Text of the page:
Kokopelli – Friend or Foe?

By Don Laine

Of the many subjects of rock art found in the American West, one claims both a name and a gender: He’s Kokopelli, and he’s been found in ruins dating as early as A.D. 200 and as late as the 16th century. The consistency of the images over a wide geographic area indicates that Kokopelli was a well-traveled and universally recognized deity. The figure is generally seen as hunchbacked and playing a flute. His image is still used by potters, weavers, and painters, as well as for decoration on jewelry and clothing. Kokopelli has never been a totally evil character, although he’s frequently been a comic one, and sometimes a bit lecherous.

Kokopelli fetish. hand-painted.
Hand-painted Kokopelli fetish, Coronado Campground, Bernalillo, NM. © 2005 Barb Laine

Until recent times, legends of Kokopelli were still current among the Pueblo peoples of the Four Corners area. Although the stories differ in detail, almost all connect Kokopelli to a fertility theme. Sometimes he’s a wandering minstrel with a sack of songs on his back; other times he is greeted as a god of the harvest.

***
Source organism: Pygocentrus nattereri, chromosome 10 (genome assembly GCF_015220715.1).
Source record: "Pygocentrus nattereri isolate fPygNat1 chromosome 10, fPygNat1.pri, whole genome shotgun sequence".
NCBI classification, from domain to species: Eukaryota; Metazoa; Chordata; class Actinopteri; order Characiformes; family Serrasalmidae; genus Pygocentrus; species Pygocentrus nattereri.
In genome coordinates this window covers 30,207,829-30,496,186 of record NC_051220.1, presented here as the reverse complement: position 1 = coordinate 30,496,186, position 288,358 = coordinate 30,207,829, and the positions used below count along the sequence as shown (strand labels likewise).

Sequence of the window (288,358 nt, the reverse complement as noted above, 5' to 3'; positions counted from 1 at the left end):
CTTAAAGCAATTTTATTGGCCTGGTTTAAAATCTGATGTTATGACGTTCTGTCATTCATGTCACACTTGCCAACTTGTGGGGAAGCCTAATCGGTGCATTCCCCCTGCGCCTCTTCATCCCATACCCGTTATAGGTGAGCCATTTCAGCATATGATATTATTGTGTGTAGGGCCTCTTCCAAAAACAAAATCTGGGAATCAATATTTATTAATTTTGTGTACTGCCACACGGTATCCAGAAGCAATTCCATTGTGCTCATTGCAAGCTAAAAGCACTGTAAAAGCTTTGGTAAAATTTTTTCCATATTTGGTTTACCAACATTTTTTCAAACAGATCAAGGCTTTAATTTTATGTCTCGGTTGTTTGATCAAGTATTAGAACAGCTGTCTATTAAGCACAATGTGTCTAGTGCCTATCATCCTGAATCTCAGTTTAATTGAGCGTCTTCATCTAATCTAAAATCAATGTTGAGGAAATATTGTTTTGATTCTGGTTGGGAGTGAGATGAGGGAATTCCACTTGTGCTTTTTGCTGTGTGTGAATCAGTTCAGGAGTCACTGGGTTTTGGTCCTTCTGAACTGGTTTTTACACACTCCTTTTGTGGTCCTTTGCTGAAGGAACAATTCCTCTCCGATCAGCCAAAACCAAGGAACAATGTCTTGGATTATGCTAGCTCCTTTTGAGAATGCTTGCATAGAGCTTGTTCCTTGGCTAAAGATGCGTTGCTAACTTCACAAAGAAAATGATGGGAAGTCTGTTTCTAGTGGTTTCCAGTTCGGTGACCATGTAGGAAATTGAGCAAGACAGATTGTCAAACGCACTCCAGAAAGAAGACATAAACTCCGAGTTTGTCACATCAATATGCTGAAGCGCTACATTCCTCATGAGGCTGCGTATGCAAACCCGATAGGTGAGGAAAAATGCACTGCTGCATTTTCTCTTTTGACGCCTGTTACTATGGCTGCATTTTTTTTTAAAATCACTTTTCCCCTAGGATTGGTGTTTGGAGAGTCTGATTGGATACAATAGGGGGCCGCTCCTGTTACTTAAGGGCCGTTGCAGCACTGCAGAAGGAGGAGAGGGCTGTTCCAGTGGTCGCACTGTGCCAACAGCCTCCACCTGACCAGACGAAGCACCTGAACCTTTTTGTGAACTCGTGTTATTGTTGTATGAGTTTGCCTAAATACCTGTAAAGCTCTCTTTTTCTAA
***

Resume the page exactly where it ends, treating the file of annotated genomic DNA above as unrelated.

The Hopi of First Mesa in Arizona seem to identify him with an unethical guide of Spanish friars searching for the Seven Cities of Cibola in 1539. This guide was more interested in making passes at Hopi maidens than in searching for the fabled cities, according to legend, and Hopi men consequently shot him with arrows and buried him under a pile of rocks. Another Hopi village holds Kokopelli to be a sort of traveling salesman who traded deerskin shirts and moccasins for brides. Yet a third Hopi legend has him seducing the daughters of a household, and sewing shirts while his wife chased the men.

The Hopi make kachina dolls of Kokopelli and of his wife, Kokopelli-mana, both of which are sold to tourists. As is the case with most kachina dolls, the figure was represented by a real-life kachina dancer, who used to make explicit gestures to female tourists and missionaries—until the visitors found out what the gestures meant. Many early peoples welcomed Kokopelli around corn-planting time, and married women who hoped to conceive sought his blessing. Single maidens, however, fled in panic.